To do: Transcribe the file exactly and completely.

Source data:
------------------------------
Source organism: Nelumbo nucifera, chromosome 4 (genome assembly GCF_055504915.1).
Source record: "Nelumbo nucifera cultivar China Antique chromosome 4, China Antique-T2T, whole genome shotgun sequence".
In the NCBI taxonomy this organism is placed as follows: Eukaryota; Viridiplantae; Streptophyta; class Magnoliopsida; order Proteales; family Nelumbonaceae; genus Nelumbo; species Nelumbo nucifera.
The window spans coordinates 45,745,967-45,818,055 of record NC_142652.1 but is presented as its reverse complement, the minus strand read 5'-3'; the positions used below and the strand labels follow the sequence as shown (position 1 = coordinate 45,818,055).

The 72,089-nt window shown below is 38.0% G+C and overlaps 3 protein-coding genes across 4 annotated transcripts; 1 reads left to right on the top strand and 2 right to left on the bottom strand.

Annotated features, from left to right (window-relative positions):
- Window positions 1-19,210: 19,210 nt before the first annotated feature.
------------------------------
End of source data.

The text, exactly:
Source organism: Nelumbo nucifera, chromosome 4 (genome assembly GCF_055504915.1).
Source record: "Nelumbo nucifera cultivar China Antique chromosome 4, China Antique-T2T, whole genome shotgun sequence".
In the NCBI taxonomy this organism is placed as follows: Eukaryota; Viridiplantae; Streptophyta; class Magnoliopsida; order Proteales; family Nelumbonaceae; genus Nelumbo; species Nelumbo nucifera.
The window spans coordinates 45,745,967-45,818,055 of record NC_142652.1 but is presented as its reverse complement, the minus strand read 5'-3'; the positions used below and the strand labels follow the sequence as shown (position 1 = coordinate 45,818,055).

The 72,089-nt window shown below is 38.0% G+C and overlaps 3 protein-coding genes across 4 annotated transcripts; 1 reads left to right on the top strand and 2 right to left on the bottom strand.

Annotated features, from left to right (window-relative positions):
- Window positions 1-19,210: 19,210 nt before the first annotated feature.